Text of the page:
fbpx

Presenting Your Mission in 5 Steps

When it comes to sharing with others about your mission, calling, or passion for a particular cause, your main objective should be to connect with your audience. Get them engaged emotionally and intellectually so that they are ready to receive what you have to say. Whether you are one-on-one or speaking to a group, considering in advance how best to accomplish this goal is important for a successful presentation. Here are some points to keep in mind:

1. Be Authentic

This is probably the single most important element in relating to others. People will hear your heart before they hear your message. We are each unique and have our own communication style; trust yours as the Holy Spirit leads. Be yourself: express your enthusiasm and motivation in a genuine way, and others will respond.

2. Prepare

First, pray. It is easy to become focused on what you will need to do in the presentation, but ultimately, God will give the result. Ask the Holy Spirit to prepare the hearts of your listeners and to guide you in what and how to share. Then start planning. Assess your audience; what are their overall personality and interests? Grab their attention by using things like letters, pictures, and videos; and engage them by inviting them into the conversation and encouraging them to share their own experiences. However, on the other hand, be prepared to modify the presentation on the fly when necessary.

3. Share Your Story

People like stories. We are moved and inspired by them, and the experiences of others often help us to see ourselves in a different light. In thinking about sharing your story ask yourself the What and Why. What touched you and motivated you to become involved in your mission? Why is it important for you to share this with others? When you have clear answers to these questions, and convey them with passion and conviction, you will be able to communicate your story effectively.

4. Rehearse

They say “practice makes perfect,” but perfection isn’t necessary so don’t stress about it. However, it is wise to rehearse what you will present. It’s possible that in the midst of a good conversation you might forget a key point that you wanted to make, or an unexpected question might sidetrack you. If you have rehearsed (and made notes or a good outline) you’re less likely to be thrown off script. Practice also builds confidence, and your level of confidence will often speak louder than the words you use.

5. Close Concisely and Clearly

When the end of your presentation is nearing, remember these points:

  • Be mindful of the time. If you have set an end time in advance (a good idea), stick to it; you want to respect everyone’s schedule. This also allows more time for personal interaction and questions afterward.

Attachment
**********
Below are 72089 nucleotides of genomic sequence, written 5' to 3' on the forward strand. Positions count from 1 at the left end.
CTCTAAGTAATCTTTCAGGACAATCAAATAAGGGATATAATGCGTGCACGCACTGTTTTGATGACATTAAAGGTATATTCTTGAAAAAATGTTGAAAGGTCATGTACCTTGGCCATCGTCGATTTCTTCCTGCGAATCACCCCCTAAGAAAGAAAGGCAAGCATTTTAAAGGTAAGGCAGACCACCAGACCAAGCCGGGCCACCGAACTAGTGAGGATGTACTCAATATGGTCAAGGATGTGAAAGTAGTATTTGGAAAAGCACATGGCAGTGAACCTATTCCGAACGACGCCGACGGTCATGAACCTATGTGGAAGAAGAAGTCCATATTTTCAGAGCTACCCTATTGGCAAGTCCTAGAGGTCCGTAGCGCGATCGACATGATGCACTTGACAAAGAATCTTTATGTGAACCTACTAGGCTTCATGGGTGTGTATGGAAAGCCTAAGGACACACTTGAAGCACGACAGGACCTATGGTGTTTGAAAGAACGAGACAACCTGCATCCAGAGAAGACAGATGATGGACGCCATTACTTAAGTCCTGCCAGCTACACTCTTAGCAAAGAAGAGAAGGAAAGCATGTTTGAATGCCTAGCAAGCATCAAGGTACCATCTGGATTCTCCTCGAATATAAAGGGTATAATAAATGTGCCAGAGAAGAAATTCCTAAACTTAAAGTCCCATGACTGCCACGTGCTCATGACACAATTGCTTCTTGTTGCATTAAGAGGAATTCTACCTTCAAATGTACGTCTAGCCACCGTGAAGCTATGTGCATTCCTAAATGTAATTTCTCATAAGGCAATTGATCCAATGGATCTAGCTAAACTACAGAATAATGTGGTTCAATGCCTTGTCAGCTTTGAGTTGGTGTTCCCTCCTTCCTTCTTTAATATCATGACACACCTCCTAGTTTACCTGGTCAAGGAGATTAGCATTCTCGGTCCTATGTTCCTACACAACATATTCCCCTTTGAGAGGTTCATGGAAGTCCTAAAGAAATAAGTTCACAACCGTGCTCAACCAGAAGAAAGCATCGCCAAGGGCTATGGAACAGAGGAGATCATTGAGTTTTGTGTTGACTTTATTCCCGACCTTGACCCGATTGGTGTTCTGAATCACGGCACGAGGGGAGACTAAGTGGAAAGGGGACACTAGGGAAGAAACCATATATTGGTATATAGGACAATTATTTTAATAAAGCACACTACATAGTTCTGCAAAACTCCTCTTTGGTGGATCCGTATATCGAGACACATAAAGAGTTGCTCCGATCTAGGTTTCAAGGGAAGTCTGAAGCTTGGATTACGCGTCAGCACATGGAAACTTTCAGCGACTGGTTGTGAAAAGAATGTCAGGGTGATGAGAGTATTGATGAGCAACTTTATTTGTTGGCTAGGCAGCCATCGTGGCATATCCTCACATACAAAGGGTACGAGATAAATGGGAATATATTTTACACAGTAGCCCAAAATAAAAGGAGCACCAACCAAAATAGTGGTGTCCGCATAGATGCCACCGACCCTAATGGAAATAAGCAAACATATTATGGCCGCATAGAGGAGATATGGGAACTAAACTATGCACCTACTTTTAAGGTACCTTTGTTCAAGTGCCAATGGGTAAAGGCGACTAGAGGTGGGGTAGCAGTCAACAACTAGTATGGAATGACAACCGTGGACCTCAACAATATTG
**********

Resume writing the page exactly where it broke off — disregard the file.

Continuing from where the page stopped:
• As you close, be sure to reinforce your presentation by restating the main points; you want people to leave with a clear understanding and vision of your message.
  • Finish with a call to action. Give your audience concrete ways that they can join in on your mission, and hopefully, make it theirs.
Are you ready to present your mission?

To receive free child sponsorship and Forward Edge welcome brochures for your presentation, simply email your request to desimcanally@forwardedge.org.

Find all of our videos to share with others on our Vimeo account here.

post mission trip

Continuing Your Mission Back Home

I’m home from a life-changing mission trip. Now what? A short-term mission trip is an intense experience, in more ways than one. In the space of a week to 10 days, you’re immersed with a new group of people, develop a routine and learn new tasks and skills. You’ve also

Go to Blog »
easter

Lent and Lament

In the midst of Holy Week, we find ourselves in a unique season of self-isolation and deprivation that coincides with the religious tradition of Lent observed by many Christians. Lent is a time of preparation – a period of giving up or sacrificing something in preparation for something better that

Go to Blog »
joseph anfuso

Serendestiny During a Pandemic

If there’s one thing the Covid-19 pandemic has made abundantly clear it’s that none of us are fully in control of our lives. What we can control, though, are our choices. And those choices ultimately determine the story of our lives. Several years ago, I coined a word that conveys

Go to Blog »
child sponsorship

How to Be a Child Advocate

What is Child Advocacy and how do I do it? “Child Advocacy”… such an official sounding term, isn’t it? Miriam Webster defines advocacy as “the act or process of supporting a cause or proposal”, and when broken down that way, it’s a pretty simple concept. Many of us are child

Go to Blog »

Change the World for One

This June, let’s match 30 sponsors with 30 children in our  programs for the vulnerable. That is a lot of children learning their true worth in Christ through relationship, but it starts with one sponsor choosing one child at a time. Are you ready to change the world for one?

Subscribe to receive all our new blogs straight to your inbox!

Transform a Child's Life Through Sponsorship

Habari (Hello), my name is Allen

  • location

    Uganda

  • 17 yrs. old

    03-13-2003

Entered the program: January 2019

Allen lives with her mother and 3 siblings in a three-room house. She shares a bedroom with all of her siblings and they take turns bathing and changing clothes for privacy. The family uses a charcoal stove and sometimes firewood to prepare food. Water is fetched from a tap that is three houses down. Allen's mother used to raise chickens and goats but the business failed and she is now unemployed. 

Allen's brother, Reagan, is also in the Light A Candle program.

Sponsorship Level What's this?

Three $38 sponsorships cover the complete holistic care of one child. Cover one, two, or three sponsorships.